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Evidence-absent medicine, Congress ties to big pharma, and concerning findings about senior cardiologists

RightCare Weekly
December 3, 2015

In order to bring you more of the news you want to read, RightCare Weekly summarizes and interprets three important articles and provides headlines linking to the many other articles and editorials you’ll find interesting. As always, RightCare Weekly presents articles related to moving our healthcare system toward the right care for all patients.

 

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Features:

Two opinions last month in The New York Times underscore how some scientifically debunked practices are still commonly performed in medicine, such as the use of antibiotics for ear infections or tube feeding for demented patients. Haider Javed Warraich, MD, writes that millions of elderly, demented patients are being fed by tubes that are painfully inserted, while there is no evidence for their benefit. In fact, tube feeding poses additional harms when tubes become clogged or dislodged. Warraich believes financial incentives might be at play, but more egregiously, he says, many physicians mistakenly believe tube feeding leads to improved survival rates. David Newman, MD, in his piece, insists that rigorous studies can discredit ill practices, and cites research authored by Vinay Prasad, MD, and Adam Cifu, MD. In Prasad’s view,  “The adoption of practices based on little or no good evidence is our biggest problem. If we decide to use new technologies while waiting for definitive studies, they should be labeled ‘experimental,’ and patients should be counseled appropriately.” Until that becomes standard practice, will it be up to patients to ask the right questions?

 

Members of Congress are not required to recuse themselves from voting on bills that could affect their personal finances,” reports STAT. The publication conducted an analysis of thousands of pages of congressional disclosure forms and found that 30 percent of senators and 20 percent of representatives had financial ties to biomedical or healthcare companies, including Pfizer, Johnson & Johnson, and Merck. Many of these investors hold positions that allow them to influence legislation in favor of these companies – in stark contrast to most federal employees who must recuse themselves from decisions on issues in which they may have financial interest. For example, Rep. Christopher Collins (R, NY) has pushed to pass bills and loosen requirements that would benefit companies in which he has invested heavily. Rep. Scott Peters (D, CA) has been named “elected official of the year” for his political battles on behalf of biomedical companies in his district. It’s no surprise, then, there is no political interest in stemming global tax avoidance in this sector, such as the $160 billion deal combining Pfizer and Allergan into one large company “technically headquartered in Ireland.” While this inverted company will continue to be protected by American securities and patent laws, its tax bill will be dramatically reduced, thus “shortchanging the public and robbing the Treasury of money that would pay for… education, scientific research, and other services,” reveals The New York Times.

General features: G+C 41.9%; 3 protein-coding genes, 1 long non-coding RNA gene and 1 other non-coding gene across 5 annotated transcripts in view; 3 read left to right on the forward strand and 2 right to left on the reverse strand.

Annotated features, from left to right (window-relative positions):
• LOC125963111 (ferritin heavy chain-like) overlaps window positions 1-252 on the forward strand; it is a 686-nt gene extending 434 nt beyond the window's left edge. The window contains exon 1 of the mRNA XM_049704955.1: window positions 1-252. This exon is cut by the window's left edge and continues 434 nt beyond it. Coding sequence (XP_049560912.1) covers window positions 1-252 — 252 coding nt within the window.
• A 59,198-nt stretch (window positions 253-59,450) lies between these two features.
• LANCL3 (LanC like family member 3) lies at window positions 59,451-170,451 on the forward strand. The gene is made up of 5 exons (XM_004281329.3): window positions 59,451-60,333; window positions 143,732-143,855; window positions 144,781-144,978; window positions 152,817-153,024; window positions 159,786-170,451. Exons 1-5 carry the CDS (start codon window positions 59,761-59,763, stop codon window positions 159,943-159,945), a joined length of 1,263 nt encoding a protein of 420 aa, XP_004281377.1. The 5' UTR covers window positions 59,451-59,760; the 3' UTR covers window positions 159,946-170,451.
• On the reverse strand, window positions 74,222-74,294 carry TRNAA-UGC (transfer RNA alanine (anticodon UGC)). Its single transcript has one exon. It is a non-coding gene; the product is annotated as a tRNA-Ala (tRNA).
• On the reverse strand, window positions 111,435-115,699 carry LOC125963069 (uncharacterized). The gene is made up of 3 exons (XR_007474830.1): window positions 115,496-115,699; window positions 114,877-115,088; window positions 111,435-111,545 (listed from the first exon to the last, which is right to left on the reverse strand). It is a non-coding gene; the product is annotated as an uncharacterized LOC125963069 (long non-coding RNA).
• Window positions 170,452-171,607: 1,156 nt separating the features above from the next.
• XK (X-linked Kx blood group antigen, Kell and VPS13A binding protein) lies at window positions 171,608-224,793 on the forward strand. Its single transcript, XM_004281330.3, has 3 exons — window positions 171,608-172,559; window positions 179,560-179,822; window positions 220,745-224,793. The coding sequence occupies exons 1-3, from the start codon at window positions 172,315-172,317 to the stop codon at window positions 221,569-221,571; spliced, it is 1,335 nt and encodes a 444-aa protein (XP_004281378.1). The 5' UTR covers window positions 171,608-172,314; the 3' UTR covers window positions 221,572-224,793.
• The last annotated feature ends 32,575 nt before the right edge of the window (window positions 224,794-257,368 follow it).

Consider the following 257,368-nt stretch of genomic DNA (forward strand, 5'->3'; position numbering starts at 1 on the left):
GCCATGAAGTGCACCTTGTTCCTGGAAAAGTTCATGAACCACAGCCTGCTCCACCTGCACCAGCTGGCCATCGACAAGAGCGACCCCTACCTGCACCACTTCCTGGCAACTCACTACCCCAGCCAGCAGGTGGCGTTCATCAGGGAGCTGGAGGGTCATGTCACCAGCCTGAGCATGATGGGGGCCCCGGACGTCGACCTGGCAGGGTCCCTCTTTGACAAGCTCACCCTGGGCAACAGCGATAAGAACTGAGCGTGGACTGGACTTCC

What’s one way to make sure a patient has a good outcome after a heart attack? Admit him when the senior cardiologists are away at a national cardiology meeting. That’s the main finding of a study published earlier this year in JAMA IM and discussed this week by Ezekiel J. Emanuel, MD, in The New York Times. Anupam B. Jena, MD, PhD, and colleagues analyzed mortality and treatment differences among patients during dates of national cardiology meetings. The authors found that patients admitted for acute cardiovascular conditions had lower 30-day mortality when they were admitted during these dates as compared to non-meeting dates. Emanuel offers two potential explanations. One, the junior physicians left behind may be more adept clinically than the senior clinicians attending the meetings. Alternatively, when senior clinicians are around, patients are significantly more likely to receive more interventions that may not help (and likely harm) them. Emanuel goes on to cite numerous examples of the harms of overtreatment, suggesting “that studies show that when patients are systematically given information about benefits and risks, they tend to consent to fewer interventions and feel more informed about their decisions.” To elicit more information from your doctor, start with these five questions.

 

Announcements:

 

  • We’re happy to announce keynote speakers to date for the 4th Annual Lown Institute Conference, April 15-17, 2016 in Chicago.They are John P.A. Ioannidis, MD, Rita Redberg, MD and Gordon Guyatt, MD. Learn more about the conference and register here. Learn about conference scholarships here. And don’t forget, we are still accepting abstracts for Research Day to kick off the conference on April 15. Deadline for abstract submissions is December 15, 2015. For submission information, click here.

 

Headlines:

 

Overuse

 

Public health

 

Environmental health

 

Guns

 

Patient engagement

 

Transparency

 

Practice

 

Safety

 

End-of-life

 

Pharma

 

Cost

 

Tech & innovation

 

Screening

 

Med ed

 

Doctor-patient relationship

 

Conflict of interest

 

Access

 

Evidence-based medicine

 

RightCare Weekly is made possible through the generous support of the Robert Wood Johnson Foundation.